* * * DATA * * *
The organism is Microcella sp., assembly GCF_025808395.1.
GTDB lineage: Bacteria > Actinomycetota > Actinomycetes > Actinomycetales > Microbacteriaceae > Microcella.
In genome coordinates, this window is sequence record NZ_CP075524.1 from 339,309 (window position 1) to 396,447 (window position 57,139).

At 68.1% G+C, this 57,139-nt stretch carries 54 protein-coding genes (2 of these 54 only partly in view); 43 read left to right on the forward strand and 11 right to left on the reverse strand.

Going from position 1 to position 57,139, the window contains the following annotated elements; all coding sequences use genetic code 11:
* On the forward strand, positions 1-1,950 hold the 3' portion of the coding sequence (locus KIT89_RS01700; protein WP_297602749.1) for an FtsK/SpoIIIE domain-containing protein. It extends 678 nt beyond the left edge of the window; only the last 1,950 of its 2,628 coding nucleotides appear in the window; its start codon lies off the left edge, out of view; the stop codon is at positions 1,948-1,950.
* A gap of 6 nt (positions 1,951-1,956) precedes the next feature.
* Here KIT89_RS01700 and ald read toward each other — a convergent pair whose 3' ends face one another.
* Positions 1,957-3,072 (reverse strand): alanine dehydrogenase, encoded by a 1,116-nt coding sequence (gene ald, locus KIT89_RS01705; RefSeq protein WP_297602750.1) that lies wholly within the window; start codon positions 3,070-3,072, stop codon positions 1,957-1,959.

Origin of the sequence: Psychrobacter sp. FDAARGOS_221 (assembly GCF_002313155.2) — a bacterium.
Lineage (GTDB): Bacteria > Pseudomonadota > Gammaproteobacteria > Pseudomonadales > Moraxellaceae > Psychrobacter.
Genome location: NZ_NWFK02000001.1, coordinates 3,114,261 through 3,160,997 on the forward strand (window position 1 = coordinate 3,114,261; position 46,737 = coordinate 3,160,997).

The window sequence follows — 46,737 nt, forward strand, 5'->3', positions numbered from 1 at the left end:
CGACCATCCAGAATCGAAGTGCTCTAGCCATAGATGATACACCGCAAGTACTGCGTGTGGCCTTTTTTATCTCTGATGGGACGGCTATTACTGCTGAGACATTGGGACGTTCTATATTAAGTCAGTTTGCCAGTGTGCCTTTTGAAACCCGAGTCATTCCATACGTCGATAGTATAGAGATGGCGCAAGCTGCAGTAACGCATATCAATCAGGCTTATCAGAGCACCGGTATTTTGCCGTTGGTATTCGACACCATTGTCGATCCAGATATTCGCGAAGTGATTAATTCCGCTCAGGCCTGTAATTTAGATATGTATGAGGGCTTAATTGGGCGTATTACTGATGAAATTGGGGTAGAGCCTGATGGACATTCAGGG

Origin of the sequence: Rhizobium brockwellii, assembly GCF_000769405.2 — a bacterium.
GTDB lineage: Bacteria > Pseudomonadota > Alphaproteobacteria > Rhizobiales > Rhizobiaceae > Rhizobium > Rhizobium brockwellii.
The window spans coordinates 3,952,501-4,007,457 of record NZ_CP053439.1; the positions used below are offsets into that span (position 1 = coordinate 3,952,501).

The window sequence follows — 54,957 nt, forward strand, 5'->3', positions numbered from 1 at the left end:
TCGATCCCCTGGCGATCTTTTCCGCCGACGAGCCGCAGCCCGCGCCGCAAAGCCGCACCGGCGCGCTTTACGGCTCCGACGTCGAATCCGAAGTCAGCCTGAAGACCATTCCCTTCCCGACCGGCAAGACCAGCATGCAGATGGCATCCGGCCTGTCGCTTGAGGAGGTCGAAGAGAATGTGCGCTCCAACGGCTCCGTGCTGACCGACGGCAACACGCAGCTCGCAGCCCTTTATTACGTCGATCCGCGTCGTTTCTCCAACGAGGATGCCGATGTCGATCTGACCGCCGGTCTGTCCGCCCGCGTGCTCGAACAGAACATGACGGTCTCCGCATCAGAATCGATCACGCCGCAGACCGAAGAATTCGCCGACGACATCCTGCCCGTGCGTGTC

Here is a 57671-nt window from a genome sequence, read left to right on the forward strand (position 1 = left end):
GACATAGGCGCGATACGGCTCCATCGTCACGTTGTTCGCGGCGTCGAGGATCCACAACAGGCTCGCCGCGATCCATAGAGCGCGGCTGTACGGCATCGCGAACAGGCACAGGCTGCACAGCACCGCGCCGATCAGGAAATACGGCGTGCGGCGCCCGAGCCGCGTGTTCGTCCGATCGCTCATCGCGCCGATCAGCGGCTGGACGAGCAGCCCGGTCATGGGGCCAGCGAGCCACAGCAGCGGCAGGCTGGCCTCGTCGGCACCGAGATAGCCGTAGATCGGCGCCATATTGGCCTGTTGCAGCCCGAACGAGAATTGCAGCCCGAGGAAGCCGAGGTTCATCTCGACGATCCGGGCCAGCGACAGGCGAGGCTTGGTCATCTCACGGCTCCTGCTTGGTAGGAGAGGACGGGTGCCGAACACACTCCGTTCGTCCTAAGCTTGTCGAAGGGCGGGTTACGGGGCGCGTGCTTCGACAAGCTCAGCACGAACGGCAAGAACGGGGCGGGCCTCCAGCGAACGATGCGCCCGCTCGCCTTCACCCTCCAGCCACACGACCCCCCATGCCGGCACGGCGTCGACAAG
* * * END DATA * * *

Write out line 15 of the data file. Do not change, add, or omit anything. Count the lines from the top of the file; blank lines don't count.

Origin of the sequence: Rhizobium brockwellii, assembly GCF_000769405.2 — a bacterium.